For me, with my Cherokee, Seneca, German ancestry, Erdrich’s words are a metaphor for my life. I’m traveling incognito, and at times my mixed heritage allows me to remain an outsider in my writing.
As a person of the world I wear the face of a woman with light skin privilege. My gray hair and wrinkled neck speak for me, show that I have lived many years. The placement of my eyes, small, deep-set above broad-boned cheeks, and my wherewithal attest that I’m a rough around the edges mixed-blood. But what you cannot see is how the language of adoption gives me deep roots into Korean lifeways. While my son, Korean-born, explored what it meant to be Korean American, I sank in roots. My soul is connected and thirty years in the Korean community shaped and changed me.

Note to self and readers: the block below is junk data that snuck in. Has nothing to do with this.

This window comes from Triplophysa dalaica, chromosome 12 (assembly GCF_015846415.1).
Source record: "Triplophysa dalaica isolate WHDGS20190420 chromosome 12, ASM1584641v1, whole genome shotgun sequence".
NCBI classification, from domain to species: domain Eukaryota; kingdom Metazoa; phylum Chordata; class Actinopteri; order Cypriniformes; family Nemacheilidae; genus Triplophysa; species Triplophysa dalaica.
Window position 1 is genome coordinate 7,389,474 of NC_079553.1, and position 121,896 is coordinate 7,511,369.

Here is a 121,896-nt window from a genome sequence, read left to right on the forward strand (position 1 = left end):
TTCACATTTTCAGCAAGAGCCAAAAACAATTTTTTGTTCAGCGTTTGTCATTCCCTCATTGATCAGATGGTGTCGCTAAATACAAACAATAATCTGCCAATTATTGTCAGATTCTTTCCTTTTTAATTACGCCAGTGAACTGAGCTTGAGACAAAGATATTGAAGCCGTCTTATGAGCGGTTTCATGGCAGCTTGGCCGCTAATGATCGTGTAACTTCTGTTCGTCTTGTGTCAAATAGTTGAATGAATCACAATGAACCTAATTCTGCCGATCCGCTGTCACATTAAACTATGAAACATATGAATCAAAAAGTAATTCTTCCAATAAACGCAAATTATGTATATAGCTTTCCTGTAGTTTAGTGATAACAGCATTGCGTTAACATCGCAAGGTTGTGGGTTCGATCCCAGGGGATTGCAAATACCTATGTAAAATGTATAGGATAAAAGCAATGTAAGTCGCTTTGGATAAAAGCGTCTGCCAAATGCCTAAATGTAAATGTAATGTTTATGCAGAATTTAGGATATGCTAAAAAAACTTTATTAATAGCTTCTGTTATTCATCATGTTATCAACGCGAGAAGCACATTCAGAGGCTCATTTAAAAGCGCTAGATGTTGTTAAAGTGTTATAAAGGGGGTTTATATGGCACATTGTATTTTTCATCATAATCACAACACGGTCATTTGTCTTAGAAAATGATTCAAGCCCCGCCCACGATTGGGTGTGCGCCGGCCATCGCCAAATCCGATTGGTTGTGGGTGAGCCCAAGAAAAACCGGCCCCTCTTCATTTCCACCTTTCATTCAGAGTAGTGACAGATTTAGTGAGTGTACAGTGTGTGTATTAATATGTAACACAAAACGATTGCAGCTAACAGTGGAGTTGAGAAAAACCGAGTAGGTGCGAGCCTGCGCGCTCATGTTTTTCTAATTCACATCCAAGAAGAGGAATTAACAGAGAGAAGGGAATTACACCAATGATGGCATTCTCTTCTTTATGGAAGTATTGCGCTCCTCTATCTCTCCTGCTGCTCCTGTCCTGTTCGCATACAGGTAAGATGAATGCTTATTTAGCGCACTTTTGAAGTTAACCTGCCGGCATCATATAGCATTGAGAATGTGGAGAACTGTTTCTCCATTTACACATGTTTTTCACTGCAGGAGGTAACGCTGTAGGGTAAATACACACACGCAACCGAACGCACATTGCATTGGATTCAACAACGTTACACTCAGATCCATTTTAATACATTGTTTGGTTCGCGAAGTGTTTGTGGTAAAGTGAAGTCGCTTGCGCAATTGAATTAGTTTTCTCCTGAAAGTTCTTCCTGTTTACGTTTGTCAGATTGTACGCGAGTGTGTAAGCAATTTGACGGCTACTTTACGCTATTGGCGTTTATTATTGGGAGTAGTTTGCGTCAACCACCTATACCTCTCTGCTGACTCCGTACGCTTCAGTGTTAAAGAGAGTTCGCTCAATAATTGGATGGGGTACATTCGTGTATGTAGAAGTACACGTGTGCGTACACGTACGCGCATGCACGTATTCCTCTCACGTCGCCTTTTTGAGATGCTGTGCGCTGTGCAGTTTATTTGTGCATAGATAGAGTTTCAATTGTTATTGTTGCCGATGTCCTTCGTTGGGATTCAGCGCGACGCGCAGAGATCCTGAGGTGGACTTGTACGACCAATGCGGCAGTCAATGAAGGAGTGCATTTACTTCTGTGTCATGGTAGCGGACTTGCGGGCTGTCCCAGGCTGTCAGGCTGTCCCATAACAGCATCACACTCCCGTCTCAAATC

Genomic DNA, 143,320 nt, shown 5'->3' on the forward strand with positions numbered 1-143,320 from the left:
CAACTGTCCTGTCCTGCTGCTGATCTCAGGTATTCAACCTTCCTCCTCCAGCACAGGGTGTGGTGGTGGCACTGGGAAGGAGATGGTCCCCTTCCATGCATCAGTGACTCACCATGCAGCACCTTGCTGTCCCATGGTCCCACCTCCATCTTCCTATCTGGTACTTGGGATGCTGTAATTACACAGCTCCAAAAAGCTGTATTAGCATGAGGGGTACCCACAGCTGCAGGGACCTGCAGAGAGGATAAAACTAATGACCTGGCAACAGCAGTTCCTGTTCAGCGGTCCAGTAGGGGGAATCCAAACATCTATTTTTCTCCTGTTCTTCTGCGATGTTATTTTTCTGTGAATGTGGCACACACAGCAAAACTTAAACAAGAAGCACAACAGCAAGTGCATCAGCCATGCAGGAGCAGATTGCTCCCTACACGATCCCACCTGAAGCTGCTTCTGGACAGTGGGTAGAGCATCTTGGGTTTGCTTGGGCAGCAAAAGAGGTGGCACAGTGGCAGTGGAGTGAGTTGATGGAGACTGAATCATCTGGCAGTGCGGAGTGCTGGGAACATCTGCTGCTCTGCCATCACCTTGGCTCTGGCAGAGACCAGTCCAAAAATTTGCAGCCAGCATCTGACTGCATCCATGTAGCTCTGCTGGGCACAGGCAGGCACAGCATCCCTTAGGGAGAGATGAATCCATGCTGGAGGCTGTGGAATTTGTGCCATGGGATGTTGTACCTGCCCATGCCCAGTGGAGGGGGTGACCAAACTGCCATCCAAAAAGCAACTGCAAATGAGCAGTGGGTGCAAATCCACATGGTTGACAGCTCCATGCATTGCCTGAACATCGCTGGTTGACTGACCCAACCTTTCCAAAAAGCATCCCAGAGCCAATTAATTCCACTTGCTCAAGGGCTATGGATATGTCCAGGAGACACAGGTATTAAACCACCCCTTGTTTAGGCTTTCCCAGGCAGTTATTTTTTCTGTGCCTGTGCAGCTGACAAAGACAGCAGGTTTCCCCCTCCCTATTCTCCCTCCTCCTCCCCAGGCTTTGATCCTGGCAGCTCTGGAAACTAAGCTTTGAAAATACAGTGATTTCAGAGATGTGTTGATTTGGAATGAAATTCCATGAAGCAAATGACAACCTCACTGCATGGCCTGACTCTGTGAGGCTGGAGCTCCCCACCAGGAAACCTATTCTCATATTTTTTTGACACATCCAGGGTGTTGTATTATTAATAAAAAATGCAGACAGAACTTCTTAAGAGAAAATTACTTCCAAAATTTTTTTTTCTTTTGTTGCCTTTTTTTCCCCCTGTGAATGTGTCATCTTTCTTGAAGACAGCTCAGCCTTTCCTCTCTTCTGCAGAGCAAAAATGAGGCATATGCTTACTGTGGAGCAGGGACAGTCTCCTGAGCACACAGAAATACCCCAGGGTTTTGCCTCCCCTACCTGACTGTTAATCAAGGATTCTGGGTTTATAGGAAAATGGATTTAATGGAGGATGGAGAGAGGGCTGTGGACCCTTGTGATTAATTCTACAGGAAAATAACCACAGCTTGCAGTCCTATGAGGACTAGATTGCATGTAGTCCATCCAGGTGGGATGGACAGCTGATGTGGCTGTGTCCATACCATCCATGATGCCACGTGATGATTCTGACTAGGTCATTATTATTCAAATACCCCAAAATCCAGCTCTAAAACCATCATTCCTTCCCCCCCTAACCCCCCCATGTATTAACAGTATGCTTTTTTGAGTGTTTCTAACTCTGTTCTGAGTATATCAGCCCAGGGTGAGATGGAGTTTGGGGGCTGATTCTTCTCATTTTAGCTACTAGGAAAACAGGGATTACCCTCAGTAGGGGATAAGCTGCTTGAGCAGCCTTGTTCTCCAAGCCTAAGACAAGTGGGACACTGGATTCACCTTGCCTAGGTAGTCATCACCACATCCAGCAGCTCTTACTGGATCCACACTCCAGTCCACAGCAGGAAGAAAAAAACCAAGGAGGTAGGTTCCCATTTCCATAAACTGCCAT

Those thinking they know what to expect when they see my face will not identify me as mixed race, as Native, or as a member of an Asian blended family, or understand that my heart is connected to Korean ethnicity.